sent the telegram, evidenced his prid
in how tilings were going by submit
ting details as to just how it was ac
cimphshed. Mr. Owen said: 'This i
how it was done: Two busy men juiv
two hours a day for ten eonseewiv
days in interviewing and soliciting, an
they turned the trick.'
"That'this was intended as a hint, t
the 'money diggers' is shown by th
paragraph in Mr. Owen's telegran
which says: 'Every state director, e^
ery city director, can do like Kelly di
? get the right man to see the rigl
people. Do it ouickly and syatema
ically.'
Not the Final Total
"That tho $8,000,000 fund is not 1
be the final total in the. country i
large has already been clearly prove
by the statement of Mr. Blair himsel
Further information is supplied by of!
cial Republican documents. For il
stance, tho bulletin, I under date i
August 5, announces:
"The following cities in Tenness
are all organized for the production
their quotas: Chattanooga, Nashvil!
Memphis and Knoxviile. Only one
these cities is in the $3,000,000 li:
Memphis is assigned $25,000. The bi
letin of August 16 announces: Chatt
nooga oversubscribed its quota th
week. The balance of the Tenness
citieg are being carefully canvassed.
"Not a city in Arkansas is listed
the $8,000,000 class; only one city
Louisiana, New Orleans; only one ci
in Georgia, Atlanta; not a single ci
in North Carolina?and yet Harry
Blair wired The Bulletin as follow
'Why not urge the rest of tho Unit
States to emulate the example of A
kansas, Louisiana, Georgia and Nor
Carolina, which are all over the to
North Carolina went over on the 27
of July.'
"In the State of Michigan only o
city, Detroit, is put in the $8,000,0
class, and. yet The Bulletin, under df
of August *10, says that 'Flint (Miel
business men decided to' make thi
campaign short and snappy and fini
by August 15. Grand Rapids (Miel
committee of large business men woi
ing enthusiastically to bring campai
to speedy conclusion.'
"The Bulletin of August 16 saj
'Campaign- in Pontiac, Saganaw, Air
Bay City, Ann Arbor, Jackson, Bat
Creek, Grand Rapids and Grand Hav
started during past week. Forty coi
ties in Michigan now campaigning.'
"In Wisconsin only Milwaukee
named, and' yet The Bulletin of Aug>
10 says: 'Kenosha, Wis., has raised
full quota. Other Wisconsin count
organizing now.' The Bulletin of I
gust 16 says: 'Wisconsin has evi
day since the adjournment of the d
vention recorded itself on the e?
register at headquarters with subst.
tial sums. Milwaukee organizat
moving forward, with big men
hind it.'
"Let us go to the State of Arize
which is not mentioned at all;
the bulletin of August 10 shows w
is going on by this dispatch: 'Arize
when the thermometer registered
in the shade every day few men usi
ly responded to campaign work but
soliciting committee is working d-i
In Phoenix, Tucson, Douglas and Yu
considering conditions, they are sh
ing remarkable results in secur
subscriptions. Many large oontri
tors absent on vacation. Phoenix rai
one-third of its quota in a w<
Tucson expects to report oversubsc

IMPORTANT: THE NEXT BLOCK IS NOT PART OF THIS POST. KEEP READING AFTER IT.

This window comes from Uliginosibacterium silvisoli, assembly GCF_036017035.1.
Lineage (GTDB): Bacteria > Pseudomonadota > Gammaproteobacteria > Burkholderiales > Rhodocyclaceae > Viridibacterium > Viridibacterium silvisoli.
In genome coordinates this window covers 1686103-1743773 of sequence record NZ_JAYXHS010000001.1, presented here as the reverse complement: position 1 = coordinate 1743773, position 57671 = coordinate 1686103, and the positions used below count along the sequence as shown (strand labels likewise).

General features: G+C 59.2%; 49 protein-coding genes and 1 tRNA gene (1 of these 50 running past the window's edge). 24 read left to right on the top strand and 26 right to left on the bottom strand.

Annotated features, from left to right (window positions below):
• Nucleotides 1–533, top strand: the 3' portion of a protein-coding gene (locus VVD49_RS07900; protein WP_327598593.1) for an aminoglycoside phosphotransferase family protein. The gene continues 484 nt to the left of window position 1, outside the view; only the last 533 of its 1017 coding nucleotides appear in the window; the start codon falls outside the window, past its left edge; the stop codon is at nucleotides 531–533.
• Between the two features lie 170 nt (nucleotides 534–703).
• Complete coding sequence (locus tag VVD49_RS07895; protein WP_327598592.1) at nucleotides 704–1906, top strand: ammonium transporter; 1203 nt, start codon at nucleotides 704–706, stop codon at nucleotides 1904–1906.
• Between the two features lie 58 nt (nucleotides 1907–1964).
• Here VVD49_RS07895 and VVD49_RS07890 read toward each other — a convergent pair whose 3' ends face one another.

tion Tuesday night.'
"The 'money diggers' struck pay i
in Florida. C. C. Buhen, of Eau Ga!
under date of August 7, wired '
Bulletin as follows: 'Many counties
Florida organizing. Dade and P
Beach Counties very strongly lined
Key West shows much interest, i
Fort Pierce.'
"Speaking of Florida, The Bulb
carries this paragraph under date
Aupust 10: 'Florida Republicans
they wish to help pay the freight
return of good Republican days.'
"Maine is not found in the 1
row, and yet under date of Augus
The Bulletin places her in the list>
these words: 'With this contribu
Muine, the Pine Tree State, mad
record of which she can be t
proud. In the 'past practically no :
scriptions to th, national commi
fund were ever received from
state. ,
"'Starting July IS the first orgar
tion of the State Ways and Means C
mittee was perfected and on Augus
the quota had been oversubscr
$5,000.' "
"Coming to Ohio, we find, accon
to the bulletin of August 16, that *i
cinnati business men have underv
ten the quota to be delivered by !
tember 1.' By that we are to un
stand that a group of business
produced the mon-v und will do t
collecting later. The point is, howe
that the cash has gono to the treas
Portsmouth is not in the Ohio list,
the bulletin of August 16 says 'Pc
mouth raised its quota at one meet
"New Hampshire is not named
yet the bulletin of August 16 s
'New Hampshire money is being
every day to the eastern treas
Chairman hopes to complete el
state's quota by this week.'
"Only one city in Colorado. Det
is mentioned, yet the bulletin
August 16 ?ays: 'Colorado . ,
C. Hamlin, state chairman, re?
northern counties in Colorado have
practically raised their quotas. He
guarantees state's quota by Sep?
tember 1.'
"Even South Dakota reports to The
Bulletin of date August 10 that 'Sioux
Falls had an t"thusiastic meeting
August 4 and promises its quota by
August 15. It is not in the $8,000,000
list. The Bulletin of August IG says
'Mitchell, South Dakota, has completed
quota.'
Alleged Methods Described
* "I am sure the country will be inter?